"Champerty is a species of maintenance. It is defined as a bargain by a champertor with a plaintiff or defendant for a portion of the matter involved in a suit in case of a successful termination of the action, which the champertor undertakes to maintain or carry on at his own expense. 14 Am.Jur.2d 843-4."
The appellees state that although "our" fact situation does not sit on all-fours with these definitions it comes close enough so that it should be classified as champerty or maintenance. Unless we have missed something very fundamental here, we cannot see how the facts of this case even remotely resemble maintenance or champerty. In the first place there was obviously no officious intermeddling by anyone in a law suit. In the second place there was no bargaining between any person not involved in a law suit to acquire an interest in a matter in litigation. The efforts of the plaintiff's attorney to secure an endorsement of the note to the plaintiff were undertaken after the prior suit terminated and were simply in recognition of the findings of fact therein. The attorney and plaintiff would have been remiss had they done otherwise.
Next the individual appellees contend that their guaranty was a contract only to stand liable in the event the plaintiff through the exercise of due diligence could not collect the debt from the maker of the note, Trade Winds Enterprises Corp. They base this contention on their self-serving testimony that when they executed the guaranty they had the understanding that they were merely guaranteeing collection. They contend that the plaintiff did not exercise due diligence in his efforts to collect the note from the maker and, this default, they say, discharged them.
The guarantors were partners who owned a substantial interest in the maker of the note, Trade Winds Enterprises Corp.
Their guaranty agreement reads as follows:
"In the event of failure on the part of The Trade Winds Enterprises Corporation to meet the conditions of the above note, payment of this note is further guaranteed by The Four Saints, Walter A. Bouillet, Douglas E. Evans, John R. Howell, Gerald L. DuChene and Robert W. Erickson."
The law recognizes a distinction between an absolute guarantee and a conditional guarantee. One who undertakes an absolute guarantee of payment by another becomes liable immediately upon default in payment by the other. One who undertakes to conditionally guarantee another's payment does not become liable until the occurrence of the conditions. Scott v. City of Tampa, 1947, 158 Fla. 712, 30 So.2d 300, 302; Fegley v. Jennings, 1902, 44 Fla. 203, 32 So. 873. Whether a contract of guaranty is absolute or conditional depends on the intent of the parties as expressed in their contract. If a written contract in unambiguous terms expresses an unconditional guarantee, then the guaranty is absolute and the guarantor's liability cannot be limited or qualified by parole evidence as to a prior or contemporary understanding. Bryant v. Food Machinery And Chemical Corporation Niagara Chemical Division, Fla.App. 1961, 130 So.2d 132, 134, 135. In our opinion, the language of the present written contract is not legally ambiguous and, as a matter of law, creates an absolute guaranty of payment.
Where the guaranty is absolute, the guarantor becomes liable upon non-payment by the principal, and the person in whose favor the guaranty runs has no duty to first pursue the principal before resorting to the guarantors. Scott v. City of Tampa, supra; A T Motors Inc. v. Roemelmeyer, Fla.App. 1963, 158 So.2d 567; Quarngesser v. Appliance Buyers Credit Corp., Fla.App. 1966, 187 So.2d 662, 665. Hence, we reject the contention of the individual appellees that they were discharged by the plaintiff's failure to use due diligence to collect the note from the maker. While the 1965 guaranty contract is not controlled by the Uniform Commercial Code, the Uniform Commercial Code has adopted the aforementioned common law rules relating to guaranty contracts, and the code's application to this case would produce the same result we reach. See Section 673.3-416, F.S. 1969, F.S.A.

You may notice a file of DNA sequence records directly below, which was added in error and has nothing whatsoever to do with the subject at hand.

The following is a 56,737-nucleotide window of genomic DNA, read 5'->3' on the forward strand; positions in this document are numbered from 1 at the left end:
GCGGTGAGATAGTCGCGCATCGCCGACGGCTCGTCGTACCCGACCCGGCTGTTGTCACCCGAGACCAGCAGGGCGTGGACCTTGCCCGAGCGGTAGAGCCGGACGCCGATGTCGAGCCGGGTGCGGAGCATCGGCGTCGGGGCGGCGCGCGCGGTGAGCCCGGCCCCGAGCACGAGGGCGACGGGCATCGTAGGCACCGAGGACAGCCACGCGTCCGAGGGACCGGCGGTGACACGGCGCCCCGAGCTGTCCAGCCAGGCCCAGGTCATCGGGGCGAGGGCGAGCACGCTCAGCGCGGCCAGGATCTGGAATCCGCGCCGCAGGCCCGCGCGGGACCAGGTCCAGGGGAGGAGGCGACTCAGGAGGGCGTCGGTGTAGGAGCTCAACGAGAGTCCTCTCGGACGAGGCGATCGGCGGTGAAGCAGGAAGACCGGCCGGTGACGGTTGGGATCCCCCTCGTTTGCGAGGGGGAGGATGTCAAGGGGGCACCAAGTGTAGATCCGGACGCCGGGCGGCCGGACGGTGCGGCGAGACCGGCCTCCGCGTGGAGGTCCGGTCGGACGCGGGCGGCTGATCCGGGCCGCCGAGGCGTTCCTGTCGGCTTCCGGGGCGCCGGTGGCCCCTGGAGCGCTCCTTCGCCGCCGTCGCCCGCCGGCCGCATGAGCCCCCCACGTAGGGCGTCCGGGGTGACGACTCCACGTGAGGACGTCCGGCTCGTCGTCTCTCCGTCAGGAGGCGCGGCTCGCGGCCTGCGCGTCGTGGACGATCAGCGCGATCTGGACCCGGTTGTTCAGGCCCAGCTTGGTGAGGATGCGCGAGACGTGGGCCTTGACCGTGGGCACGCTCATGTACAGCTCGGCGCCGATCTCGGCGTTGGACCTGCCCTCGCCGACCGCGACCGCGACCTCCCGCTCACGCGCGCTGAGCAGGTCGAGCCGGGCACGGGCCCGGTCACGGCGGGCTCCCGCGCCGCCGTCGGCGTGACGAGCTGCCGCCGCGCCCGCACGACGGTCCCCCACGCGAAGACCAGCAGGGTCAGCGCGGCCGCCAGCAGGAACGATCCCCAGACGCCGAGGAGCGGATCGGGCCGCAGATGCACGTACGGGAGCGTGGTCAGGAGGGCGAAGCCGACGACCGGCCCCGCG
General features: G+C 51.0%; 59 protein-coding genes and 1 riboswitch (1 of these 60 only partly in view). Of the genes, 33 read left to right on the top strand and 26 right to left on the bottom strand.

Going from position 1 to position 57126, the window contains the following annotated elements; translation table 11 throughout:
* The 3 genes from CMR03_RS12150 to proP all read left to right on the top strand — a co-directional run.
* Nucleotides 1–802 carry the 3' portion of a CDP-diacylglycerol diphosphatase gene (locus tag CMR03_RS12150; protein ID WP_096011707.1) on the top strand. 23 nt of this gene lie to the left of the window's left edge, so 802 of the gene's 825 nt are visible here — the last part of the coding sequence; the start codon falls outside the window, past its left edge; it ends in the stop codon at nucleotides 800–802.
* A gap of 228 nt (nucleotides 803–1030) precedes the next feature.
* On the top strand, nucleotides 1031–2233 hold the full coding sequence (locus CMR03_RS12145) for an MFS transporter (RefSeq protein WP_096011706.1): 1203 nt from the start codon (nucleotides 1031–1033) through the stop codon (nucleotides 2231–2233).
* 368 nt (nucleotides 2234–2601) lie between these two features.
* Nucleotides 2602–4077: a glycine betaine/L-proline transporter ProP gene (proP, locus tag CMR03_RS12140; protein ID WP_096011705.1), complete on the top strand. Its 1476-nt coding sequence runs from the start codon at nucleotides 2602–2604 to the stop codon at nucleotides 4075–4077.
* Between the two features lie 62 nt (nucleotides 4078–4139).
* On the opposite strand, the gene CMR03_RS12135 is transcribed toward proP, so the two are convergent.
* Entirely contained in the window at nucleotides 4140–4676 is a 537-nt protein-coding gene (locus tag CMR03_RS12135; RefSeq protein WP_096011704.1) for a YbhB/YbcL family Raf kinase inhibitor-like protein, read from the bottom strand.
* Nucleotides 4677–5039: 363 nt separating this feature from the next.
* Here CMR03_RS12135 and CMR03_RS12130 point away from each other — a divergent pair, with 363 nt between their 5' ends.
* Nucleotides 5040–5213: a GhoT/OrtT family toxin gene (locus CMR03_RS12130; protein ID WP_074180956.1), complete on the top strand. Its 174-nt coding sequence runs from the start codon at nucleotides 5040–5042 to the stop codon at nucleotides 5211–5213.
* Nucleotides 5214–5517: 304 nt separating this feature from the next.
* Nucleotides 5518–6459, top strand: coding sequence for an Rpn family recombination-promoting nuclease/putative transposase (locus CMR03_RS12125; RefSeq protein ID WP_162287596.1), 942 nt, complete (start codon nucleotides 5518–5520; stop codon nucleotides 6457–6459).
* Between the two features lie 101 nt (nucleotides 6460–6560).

Appellees also contend that they received no notice that the note was in default until sometime in February of 1967. Even if this be true, it is no defense to the plaintiff's claim against the guarantors where the guaranty contract does not require that the guarantee give notice of default. Fegley v. Jennings and Bryant v. Food Machinery And Chemical Corporation Niagara Chemical Division, supra. Where one undertakes an absolute guaranty of payment, he should monitor the principal's performance and not seek to impose this responsibility on the guarantee, unless the same is expressly provided for in the contract.
The individual appellees' answers plead that their liability as guarantors was discharged by extensions of time for payment which the holder of the note accorded the maker. The evidence indicates that the note went into default when the first installment was due. Thereafter, instead of bringing immediate suit on the note, partial payments were accepted. The evidence does not indicate, however, that the holder and maker of the note legally modified the latter's obligation under the note. The extensions of time were gratuitous indulgences to avoid litigation. Such extensions, therefore, did not affect the guarantors' rights against the maker of the note and, therefore, did not discharge their liability as guarantors. Clark v. United Grocery Co., 1915, 69 Fla. 624, 68 So. 766; Holcombe v. Solinger Sons Co., 5 Cir. 1956, 238 F.2d 495; Quarngesser v. Appliance Buyers Credit Corp., supra.
One other point is worth mentioning. The answer of the guarantors denies consideration of their obligation under the guaranty agreement. The evidence in the case indicates, however, that the note was given by Trade Winds Enterprises Corp. in liquidation of an overdue account for meat which it had bought from Anderson Meat Provisions, Inc. Thus, as between Anderson Meat and Trade Winds, there was good consideration for the note. This being the case, there was also good consideration for the obligation of the guarantors because the consideration for the note is legal consideration for the obligation of the guarantors. Jones v. McConnon Co., 1930, 100 Fla. 1158, 130 So. 760.
Our examination of the record reveals no basis for the exemption of the guarantors from liability. Therefore, that portion of the final judgment which discharges the guarantors is reversed and the trial judge is directed on remand to enter judgment against the guarantors, jointly and severally, for the amount found owed on the note by the principal debtor, Trade Winds Enterprises Corp. Otherwise, the final judgment is affirmed.
Affirmed in part; reversed in part.
WALDEN and McCAIN, JJ., concur.